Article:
Yakov Kedmi, a retired high-ranking Israeli intelligence official, told Sputnik that the United States, while engaging in the negotiations on the deal, drew a conclusion that military operation would delay Iran's nuclear program development for a year or two, which they considered useless.
"This deal delays nuclear weapons development in Iran for at least 10 years," Kedmi said, adding that the US administration is more preoccupied with the tenacious Iranian leadership that remains in place despite sanctions and coup attempts.
According to the final text of the nuclear agreement, Iran will under no circumstances seek to develop or acquire a nuclear weapon.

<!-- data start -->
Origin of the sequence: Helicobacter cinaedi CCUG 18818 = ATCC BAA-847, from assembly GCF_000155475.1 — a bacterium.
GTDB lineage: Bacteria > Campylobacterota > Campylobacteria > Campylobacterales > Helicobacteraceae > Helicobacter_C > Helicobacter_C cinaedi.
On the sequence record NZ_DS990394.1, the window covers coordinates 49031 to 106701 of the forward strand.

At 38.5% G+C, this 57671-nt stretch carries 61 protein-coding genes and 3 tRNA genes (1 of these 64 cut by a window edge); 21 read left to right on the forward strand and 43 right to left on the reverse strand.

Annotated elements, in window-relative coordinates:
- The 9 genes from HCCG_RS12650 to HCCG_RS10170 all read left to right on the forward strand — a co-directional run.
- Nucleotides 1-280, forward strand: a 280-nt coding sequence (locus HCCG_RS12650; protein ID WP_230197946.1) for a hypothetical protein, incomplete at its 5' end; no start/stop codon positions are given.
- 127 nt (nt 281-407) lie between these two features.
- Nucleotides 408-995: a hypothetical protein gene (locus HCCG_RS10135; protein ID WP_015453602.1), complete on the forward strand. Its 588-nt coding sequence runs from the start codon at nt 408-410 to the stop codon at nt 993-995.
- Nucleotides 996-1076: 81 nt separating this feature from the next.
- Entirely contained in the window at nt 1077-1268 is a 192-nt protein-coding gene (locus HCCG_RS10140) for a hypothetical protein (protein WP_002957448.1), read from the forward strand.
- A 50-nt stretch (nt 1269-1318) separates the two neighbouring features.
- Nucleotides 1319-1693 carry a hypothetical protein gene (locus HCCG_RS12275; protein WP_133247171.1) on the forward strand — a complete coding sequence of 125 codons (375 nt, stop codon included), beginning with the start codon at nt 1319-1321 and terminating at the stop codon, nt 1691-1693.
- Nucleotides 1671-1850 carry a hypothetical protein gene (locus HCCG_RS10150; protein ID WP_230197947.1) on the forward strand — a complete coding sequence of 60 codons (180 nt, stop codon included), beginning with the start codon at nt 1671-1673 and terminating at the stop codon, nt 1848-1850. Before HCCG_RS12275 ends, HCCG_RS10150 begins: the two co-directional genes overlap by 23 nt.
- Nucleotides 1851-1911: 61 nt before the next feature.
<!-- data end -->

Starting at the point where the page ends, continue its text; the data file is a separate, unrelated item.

"The agreement could be a first step toward easing Iran’s political isolation. If, as [Iranian] President Rouhani suggested today, the agreement represents for Iran 'a new development in cooperation with the world' then perhaps Iran can begin to break down the walls that separate it from its neighbors and from the rest of the world," Executive Director of the Project on Managing the Atom at the Belfer Center for Science and International Affairs at Harvard University Martin Malin said.
He observed that concerns about Iran’s regional role, its activities in Syria, Lebanon, and Yemen, voiced by neighboring states, the United States and several other countries, remained.
According to Malin, there are no guarantees that Iran will never produce its own nuclear weapon. On the other hand, if the deal is implemented, this possibility will reduce. Over the next 10-15 years, Iran will not develop nuclear arms, he stressed.